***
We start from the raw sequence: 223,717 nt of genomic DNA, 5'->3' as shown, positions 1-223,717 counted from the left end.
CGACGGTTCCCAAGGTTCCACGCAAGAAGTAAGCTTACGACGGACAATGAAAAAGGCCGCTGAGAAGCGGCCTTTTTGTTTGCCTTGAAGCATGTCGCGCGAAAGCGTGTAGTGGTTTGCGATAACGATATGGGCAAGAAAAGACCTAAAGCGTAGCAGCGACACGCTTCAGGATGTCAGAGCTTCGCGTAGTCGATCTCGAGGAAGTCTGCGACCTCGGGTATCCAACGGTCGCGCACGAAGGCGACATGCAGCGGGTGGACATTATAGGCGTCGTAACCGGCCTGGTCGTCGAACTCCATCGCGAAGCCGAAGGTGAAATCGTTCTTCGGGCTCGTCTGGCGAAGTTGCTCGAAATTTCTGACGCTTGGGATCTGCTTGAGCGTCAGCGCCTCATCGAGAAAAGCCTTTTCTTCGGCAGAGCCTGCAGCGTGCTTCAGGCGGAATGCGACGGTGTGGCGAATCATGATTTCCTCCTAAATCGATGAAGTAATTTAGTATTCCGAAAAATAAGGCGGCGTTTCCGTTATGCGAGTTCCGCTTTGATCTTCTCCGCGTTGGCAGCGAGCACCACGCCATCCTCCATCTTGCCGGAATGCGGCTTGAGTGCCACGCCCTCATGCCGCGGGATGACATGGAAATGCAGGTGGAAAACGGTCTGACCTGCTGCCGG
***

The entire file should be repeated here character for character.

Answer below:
We start from the raw sequence: 223,717 nt of genomic DNA, 5'->3' as shown, positions 1-223,717 counted from the left end.
CGACGGTTCCCAAGGTTCCACGCAAGAAGTAAGCTTACGACGGACAATGAAAAAGGCCGCTGAGAAGCGGCCTTTTTGTTTGCCTTGAAGCATGTCGCGCGAAAGCGTGTAGTGGTTTGCGATAACGATATGGGCAAGAAAAGACCTAAAGCGTAGCAGCGACACGCTTCAGGATGTCAGAGCTTCGCGTAGTCGATCTCGAGGAAGTCTGCGACCTCGGGTATCCAACGGTCGCGCACGAAGGCGACATGCAGCGGGTGGACATTATAGGCGTCGTAACCGGCCTGGTCGTCGAACTCCATCGCGAAGCCGAAGGTGAAATCGTTCTTCGGGCTCGTCTGGCGAAGTTGCTCGAAATTTCTGACGCTTGGGATCTGCTTGAGCGTCAGCGCCTCATCGAGAAAAGCCTTTTCTTCGGCAGAGCCTGCAGCGTGCTTCAGGCGGAATGCGACGGTGTGGCGAATCATGATTTCCTCCTAAATCGATGAAGTAATTTAGTATTCCGAAAAATAAGGCGGCGTTTCCGTTATGCGAGTTCCGCTTTGATCTTCTCCGCGTTGGCAGCGAGCACCACGCCATCCTCCATCTTGCCGGAATGCGGCTTGAGTGCCACGCCCTCATGCCGCGGGATGACATGGAAATGCAGGTGGAAAACGGTCTGACCTGCTGCCGG